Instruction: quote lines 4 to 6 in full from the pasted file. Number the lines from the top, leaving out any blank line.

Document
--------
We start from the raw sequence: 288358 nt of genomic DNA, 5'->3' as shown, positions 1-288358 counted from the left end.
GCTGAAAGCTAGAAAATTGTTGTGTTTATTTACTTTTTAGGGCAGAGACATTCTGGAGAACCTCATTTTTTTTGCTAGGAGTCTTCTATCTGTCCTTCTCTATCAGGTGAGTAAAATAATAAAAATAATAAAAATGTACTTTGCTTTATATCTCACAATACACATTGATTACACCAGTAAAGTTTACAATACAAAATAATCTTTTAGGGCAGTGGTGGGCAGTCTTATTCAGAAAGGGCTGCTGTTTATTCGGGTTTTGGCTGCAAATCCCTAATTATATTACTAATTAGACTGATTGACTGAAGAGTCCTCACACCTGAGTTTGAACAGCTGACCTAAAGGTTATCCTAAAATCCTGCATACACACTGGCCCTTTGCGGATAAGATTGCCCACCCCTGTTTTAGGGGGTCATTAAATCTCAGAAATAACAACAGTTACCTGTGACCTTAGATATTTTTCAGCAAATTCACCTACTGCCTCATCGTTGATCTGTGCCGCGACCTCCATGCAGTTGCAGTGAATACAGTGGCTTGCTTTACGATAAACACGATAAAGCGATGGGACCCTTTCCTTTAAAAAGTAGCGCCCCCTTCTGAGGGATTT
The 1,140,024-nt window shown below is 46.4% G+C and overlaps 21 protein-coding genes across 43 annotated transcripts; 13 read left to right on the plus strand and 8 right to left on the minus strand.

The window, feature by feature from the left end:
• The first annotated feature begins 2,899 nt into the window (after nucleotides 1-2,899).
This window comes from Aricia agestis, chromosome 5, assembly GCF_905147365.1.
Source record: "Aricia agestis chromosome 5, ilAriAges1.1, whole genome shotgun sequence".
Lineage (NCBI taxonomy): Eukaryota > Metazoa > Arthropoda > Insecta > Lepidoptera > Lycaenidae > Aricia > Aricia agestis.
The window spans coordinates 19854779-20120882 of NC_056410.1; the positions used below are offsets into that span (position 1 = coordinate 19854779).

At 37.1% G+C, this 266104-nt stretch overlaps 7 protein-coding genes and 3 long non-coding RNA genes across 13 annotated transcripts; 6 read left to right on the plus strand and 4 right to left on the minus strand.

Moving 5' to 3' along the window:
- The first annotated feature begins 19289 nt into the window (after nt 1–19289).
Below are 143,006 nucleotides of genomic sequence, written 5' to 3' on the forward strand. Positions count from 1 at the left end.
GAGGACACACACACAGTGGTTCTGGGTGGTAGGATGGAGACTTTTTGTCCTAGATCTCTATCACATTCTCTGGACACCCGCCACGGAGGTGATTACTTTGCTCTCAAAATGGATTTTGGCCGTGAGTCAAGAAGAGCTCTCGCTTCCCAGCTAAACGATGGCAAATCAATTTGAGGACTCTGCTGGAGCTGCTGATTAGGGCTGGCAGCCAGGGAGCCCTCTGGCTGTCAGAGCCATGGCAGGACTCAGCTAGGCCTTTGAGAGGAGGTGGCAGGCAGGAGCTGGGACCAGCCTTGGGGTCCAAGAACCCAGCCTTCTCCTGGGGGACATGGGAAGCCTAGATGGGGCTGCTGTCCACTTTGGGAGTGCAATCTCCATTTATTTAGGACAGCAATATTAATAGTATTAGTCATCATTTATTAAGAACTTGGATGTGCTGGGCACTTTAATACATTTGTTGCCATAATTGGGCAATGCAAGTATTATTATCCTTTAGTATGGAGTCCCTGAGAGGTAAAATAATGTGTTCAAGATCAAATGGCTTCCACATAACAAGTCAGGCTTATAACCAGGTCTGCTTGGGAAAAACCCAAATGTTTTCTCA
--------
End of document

The window, feature by feature from the left end:
• The first annotated feature begins 2,899 nt into the window (after nucleotides 1-2,899).
This window comes from Aricia agestis, chromosome 5, assembly GCF_905147365.1.